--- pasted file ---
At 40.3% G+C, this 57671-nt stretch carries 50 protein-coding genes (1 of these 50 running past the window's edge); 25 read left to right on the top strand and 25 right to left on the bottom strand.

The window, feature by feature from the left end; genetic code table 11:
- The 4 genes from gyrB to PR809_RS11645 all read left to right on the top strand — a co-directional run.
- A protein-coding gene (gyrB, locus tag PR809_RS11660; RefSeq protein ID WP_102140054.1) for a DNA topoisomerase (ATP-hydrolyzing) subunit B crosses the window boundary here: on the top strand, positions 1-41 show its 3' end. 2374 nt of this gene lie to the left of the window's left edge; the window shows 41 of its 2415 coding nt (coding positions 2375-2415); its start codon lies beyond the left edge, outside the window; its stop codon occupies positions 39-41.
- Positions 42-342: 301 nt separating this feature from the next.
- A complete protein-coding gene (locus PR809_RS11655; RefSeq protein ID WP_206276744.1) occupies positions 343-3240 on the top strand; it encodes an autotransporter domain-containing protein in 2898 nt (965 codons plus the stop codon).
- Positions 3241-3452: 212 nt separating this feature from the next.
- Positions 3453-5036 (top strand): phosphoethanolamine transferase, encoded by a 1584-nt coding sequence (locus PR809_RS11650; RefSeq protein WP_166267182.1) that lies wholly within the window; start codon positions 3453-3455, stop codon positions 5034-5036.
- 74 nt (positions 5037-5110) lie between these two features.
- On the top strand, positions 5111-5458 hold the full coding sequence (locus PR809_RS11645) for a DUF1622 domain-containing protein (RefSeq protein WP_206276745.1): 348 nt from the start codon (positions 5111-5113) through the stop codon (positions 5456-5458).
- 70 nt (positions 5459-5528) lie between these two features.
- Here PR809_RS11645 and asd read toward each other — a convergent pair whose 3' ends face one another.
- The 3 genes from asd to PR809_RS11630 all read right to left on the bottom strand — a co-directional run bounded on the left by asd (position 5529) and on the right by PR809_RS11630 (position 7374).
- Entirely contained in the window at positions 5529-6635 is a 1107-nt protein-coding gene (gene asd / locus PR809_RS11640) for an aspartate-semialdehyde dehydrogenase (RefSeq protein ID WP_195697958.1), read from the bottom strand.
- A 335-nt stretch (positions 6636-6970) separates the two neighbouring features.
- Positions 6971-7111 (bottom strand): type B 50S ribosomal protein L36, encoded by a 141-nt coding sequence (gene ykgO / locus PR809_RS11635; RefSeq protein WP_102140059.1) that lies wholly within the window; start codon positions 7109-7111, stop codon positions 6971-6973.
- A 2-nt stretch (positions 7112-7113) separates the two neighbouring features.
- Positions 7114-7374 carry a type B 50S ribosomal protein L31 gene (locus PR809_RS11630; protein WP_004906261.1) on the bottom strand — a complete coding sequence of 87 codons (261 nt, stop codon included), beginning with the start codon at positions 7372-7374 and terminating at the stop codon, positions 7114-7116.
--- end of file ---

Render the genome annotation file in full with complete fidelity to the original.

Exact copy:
At 40.3% G+C, this 57671-nt stretch carries 50 protein-coding genes (1 of these 50 running past the window's edge); 25 read left to right on the top strand and 25 right to left on the bottom strand.

The window, feature by feature from the left end; genetic code table 11:
- The 4 genes from gyrB to PR809_RS11645 all read left to right on the top strand — a co-directional run.
- A protein-coding gene (gyrB, locus tag PR809_RS11660; RefSeq protein ID WP_102140054.1) for a DNA topoisomerase (ATP-hydrolyzing) subunit B crosses the window boundary here: on the top strand, positions 1-41 show its 3' end. 2374 nt of this gene lie to the left of the window's left edge; the window shows 41 of its 2415 coding nt (coding positions 2375-2415); its start codon lies beyond the left edge, outside the window; its stop codon occupies positions 39-41.
- Positions 42-342: 301 nt separating this feature from the next.
- A complete protein-coding gene (locus PR809_RS11655; RefSeq protein ID WP_206276744.1) occupies positions 343-3240 on the top strand; it encodes an autotransporter domain-containing protein in 2898 nt (965 codons plus the stop codon).
- Positions 3241-3452: 212 nt separating this feature from the next.
- Positions 3453-5036 (top strand): phosphoethanolamine transferase, encoded by a 1584-nt coding sequence (locus PR809_RS11650; RefSeq protein WP_166267182.1) that lies wholly within the window; start codon positions 3453-3455, stop codon positions 5034-5036.
- 74 nt (positions 5037-5110) lie between these two features.
- On the top strand, positions 5111-5458 hold the full coding sequence (locus PR809_RS11645) for a DUF1622 domain-containing protein (RefSeq protein WP_206276745.1): 348 nt from the start codon (positions 5111-5113) through the stop codon (positions 5456-5458).
- 70 nt (positions 5459-5528) lie between these two features.
- Here PR809_RS11645 and asd read toward each other — a convergent pair whose 3' ends face one another.
- The 3 genes from asd to PR809_RS11630 all read right to left on the bottom strand — a co-directional run bounded on the left by asd (position 5529) and on the right by PR809_RS11630 (position 7374).
- Entirely contained in the window at positions 5529-6635 is a 1107-nt protein-coding gene (gene asd / locus PR809_RS11640) for an aspartate-semialdehyde dehydrogenase (RefSeq protein ID WP_195697958.1), read from the bottom strand.
- A 335-nt stretch (positions 6636-6970) separates the two neighbouring features.
- Positions 6971-7111 (bottom strand): type B 50S ribosomal protein L36, encoded by a 141-nt coding sequence (gene ykgO / locus PR809_RS11635; RefSeq protein WP_102140059.1) that lies wholly within the window; start codon positions 7109-7111, stop codon positions 6971-6973.
- A 2-nt stretch (positions 7112-7113) separates the two neighbouring features.
- Positions 7114-7374 carry a type B 50S ribosomal protein L31 gene (locus PR809_RS11630; protein WP_004906261.1) on the bottom strand — a complete coding sequence of 87 codons (261 nt, stop codon included), beginning with the start codon at positions 7372-7374 and terminating at the stop codon, positions 7114-7116.